I have made a few live edge pieces and personally find them to be more challenging from a design standpoint compared to a traditional piece of furniture. Most who pump out Live edge tables and river tables seem to just grab any old slab and throw it together using the live edge as an excuse to not actually worry about design, proportions, or aesthetic. Most slabs would be better served if rendered down significantly IMHO. I am fully in the camp that river tables are the shag carpet of the 2010s, though I have seen some that I like. I believe social media is to blame, anyone can buy a slab throw some store bought legs on it and suddenly become a "maker". At the end of the day if it gets more people woodworking, maybe it's not all bad.

    Here is my personal coffee table. I am quite happy with how it turned out. The top was made from a rather ugly, twisted slab that was originally about twice the size. I think I found what the slab wanted to be.
    Thats a good looking piece Andrew.
    You definitely captured the spirit of that slab.
    Aj

  5. #50
    Join Date
    Mar 2008
    Location
    SW Michigan
    Posts
    413
    Quote Originally Posted by Andrew Gibson View Post
    I have made a few live edge pieces and personally find them to be more challenging from a design standpoint compared to a traditional piece of furniture. Most who pump out Live edge tables and river tables seem to just grab any old slab and throw it together using the live edge as an excuse to not actually worry about design, proportions, or aesthetic. Most slabs would be better served if rendered down significantly IMHO. I am fully in the camp that river tables are the shag carpet of the 2010s, though I have seen some that I like. I believe social media is to blame, anyone can buy a slab throw some store bought legs on it and suddenly become a "maker". At the end of the day if it gets more people woodworking, maybe it's not all bad.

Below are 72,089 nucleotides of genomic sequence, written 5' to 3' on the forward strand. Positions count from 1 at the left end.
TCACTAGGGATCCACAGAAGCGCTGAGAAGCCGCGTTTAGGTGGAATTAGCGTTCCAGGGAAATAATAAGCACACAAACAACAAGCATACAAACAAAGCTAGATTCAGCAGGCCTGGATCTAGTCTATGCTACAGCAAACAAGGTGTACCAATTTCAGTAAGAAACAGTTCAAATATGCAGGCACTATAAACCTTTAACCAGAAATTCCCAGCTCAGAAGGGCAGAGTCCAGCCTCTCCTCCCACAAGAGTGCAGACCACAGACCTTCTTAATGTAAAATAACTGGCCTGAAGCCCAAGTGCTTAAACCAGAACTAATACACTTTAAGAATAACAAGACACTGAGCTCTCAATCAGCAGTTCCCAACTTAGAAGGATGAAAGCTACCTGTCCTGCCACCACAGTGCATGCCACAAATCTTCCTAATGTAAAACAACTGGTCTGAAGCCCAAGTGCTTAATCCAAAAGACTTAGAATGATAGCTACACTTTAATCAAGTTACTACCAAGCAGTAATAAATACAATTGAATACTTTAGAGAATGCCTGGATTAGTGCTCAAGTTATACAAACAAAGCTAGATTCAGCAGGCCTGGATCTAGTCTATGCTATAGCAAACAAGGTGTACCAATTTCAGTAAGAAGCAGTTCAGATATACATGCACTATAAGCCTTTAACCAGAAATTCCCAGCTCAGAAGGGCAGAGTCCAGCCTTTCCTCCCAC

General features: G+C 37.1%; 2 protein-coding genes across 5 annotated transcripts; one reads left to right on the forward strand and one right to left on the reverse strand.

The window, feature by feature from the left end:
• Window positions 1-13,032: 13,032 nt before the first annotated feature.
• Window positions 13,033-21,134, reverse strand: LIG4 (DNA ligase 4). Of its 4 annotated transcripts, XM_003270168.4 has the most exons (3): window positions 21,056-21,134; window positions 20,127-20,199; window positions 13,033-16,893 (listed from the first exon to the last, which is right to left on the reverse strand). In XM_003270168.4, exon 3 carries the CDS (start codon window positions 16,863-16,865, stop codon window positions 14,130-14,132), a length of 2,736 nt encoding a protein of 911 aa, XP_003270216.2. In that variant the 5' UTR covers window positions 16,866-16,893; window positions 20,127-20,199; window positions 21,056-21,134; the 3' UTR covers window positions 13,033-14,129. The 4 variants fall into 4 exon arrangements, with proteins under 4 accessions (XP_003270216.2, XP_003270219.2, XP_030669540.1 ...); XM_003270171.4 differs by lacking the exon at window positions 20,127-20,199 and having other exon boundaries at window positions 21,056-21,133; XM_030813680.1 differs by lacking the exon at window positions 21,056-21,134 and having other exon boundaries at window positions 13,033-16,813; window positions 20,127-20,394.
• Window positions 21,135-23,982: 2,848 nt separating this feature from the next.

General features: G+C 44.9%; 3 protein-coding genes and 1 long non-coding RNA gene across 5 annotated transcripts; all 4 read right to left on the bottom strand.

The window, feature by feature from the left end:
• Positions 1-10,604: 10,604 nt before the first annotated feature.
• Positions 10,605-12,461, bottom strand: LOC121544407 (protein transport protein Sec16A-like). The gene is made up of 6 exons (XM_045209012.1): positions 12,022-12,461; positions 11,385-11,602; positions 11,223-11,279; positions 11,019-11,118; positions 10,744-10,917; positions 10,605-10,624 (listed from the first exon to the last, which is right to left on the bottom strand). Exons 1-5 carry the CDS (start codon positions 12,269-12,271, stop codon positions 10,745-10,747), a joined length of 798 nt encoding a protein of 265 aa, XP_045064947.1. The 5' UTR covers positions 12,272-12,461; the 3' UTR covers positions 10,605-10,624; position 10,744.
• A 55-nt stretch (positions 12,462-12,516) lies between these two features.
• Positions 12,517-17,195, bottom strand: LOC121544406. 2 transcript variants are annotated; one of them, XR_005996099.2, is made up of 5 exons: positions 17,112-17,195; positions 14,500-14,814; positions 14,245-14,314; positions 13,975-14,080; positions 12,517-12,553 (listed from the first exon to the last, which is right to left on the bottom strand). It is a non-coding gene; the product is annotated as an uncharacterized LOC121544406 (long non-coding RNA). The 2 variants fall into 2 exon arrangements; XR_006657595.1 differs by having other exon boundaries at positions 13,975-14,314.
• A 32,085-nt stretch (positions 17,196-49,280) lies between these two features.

Here is my personal coffee table. I am quite happy with how it turned out. The top was made from a rather ugly, twisted slab that was originally about twice the size. I think I found what the slab wanted to be.
    Although it's not my style, that is a well executed table. The base shows skill and thought with the through M&T's and gentle curves. The proportional size of the live edge to the rest of the slab perimeter actually compliments the table and does not add a clumsiness to the top as so much LE slabs do. The table would have been lovely with a solid oval top as well. Just my opinion.

  6. #51
    Join Date
    Mar 2008
    Location
    SW Michigan
    Posts
    413
    Quote Originally Posted by Cristobal Figueroa View Post